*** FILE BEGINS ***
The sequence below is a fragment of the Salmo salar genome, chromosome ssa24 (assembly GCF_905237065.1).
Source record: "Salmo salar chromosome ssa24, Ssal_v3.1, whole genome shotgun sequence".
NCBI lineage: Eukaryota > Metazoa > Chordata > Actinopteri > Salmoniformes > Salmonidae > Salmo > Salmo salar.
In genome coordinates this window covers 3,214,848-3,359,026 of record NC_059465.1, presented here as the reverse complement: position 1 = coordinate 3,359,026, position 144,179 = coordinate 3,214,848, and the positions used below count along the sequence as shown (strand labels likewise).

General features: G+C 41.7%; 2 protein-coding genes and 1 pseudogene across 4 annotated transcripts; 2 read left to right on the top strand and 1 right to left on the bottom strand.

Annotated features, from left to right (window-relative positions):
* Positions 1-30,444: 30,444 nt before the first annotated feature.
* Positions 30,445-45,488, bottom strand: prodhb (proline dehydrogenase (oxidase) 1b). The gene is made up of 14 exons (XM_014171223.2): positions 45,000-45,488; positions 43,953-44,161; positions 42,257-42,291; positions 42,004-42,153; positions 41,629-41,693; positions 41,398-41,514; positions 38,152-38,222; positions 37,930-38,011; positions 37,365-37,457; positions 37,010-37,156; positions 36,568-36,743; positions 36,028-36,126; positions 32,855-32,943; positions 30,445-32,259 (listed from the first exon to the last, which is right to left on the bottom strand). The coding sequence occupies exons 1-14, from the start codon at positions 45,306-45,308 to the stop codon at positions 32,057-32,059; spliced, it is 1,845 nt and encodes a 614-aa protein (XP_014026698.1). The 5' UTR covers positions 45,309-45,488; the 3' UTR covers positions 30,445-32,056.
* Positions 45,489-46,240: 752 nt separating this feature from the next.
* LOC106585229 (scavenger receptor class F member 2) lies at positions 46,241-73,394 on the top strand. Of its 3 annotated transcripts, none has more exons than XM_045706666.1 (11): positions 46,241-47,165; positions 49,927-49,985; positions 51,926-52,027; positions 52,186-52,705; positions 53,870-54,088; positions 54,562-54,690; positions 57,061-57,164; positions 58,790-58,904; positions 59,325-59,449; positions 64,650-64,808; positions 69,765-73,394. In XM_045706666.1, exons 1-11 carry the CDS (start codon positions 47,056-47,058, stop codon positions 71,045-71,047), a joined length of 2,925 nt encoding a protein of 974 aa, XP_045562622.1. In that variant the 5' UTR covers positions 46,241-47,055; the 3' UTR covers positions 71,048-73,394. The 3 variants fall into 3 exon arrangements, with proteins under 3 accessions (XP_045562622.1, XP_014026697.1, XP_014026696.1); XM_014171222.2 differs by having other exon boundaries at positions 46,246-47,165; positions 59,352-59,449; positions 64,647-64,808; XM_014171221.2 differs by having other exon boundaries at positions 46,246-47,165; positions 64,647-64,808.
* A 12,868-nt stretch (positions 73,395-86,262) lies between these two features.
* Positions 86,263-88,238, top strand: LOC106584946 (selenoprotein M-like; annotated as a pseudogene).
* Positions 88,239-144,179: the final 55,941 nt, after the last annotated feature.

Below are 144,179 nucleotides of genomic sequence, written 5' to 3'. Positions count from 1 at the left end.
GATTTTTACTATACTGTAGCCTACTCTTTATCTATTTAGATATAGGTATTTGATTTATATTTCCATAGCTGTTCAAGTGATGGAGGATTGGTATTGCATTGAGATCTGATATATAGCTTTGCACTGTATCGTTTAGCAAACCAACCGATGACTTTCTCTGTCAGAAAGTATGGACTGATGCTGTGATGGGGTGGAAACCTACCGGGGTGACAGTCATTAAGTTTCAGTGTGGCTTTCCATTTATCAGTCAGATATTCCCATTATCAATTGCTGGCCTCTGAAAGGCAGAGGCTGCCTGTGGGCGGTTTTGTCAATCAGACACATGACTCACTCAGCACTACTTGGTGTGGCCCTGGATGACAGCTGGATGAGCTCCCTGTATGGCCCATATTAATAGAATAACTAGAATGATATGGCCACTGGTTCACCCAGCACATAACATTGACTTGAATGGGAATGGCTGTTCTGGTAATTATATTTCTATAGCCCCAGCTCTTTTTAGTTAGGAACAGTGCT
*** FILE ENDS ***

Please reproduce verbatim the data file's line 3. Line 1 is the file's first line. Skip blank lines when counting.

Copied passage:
NCBI lineage: Eukaryota > Metazoa > Chordata > Actinopteri > Salmoniformes > Salmonidae > Salmo > Salmo salar.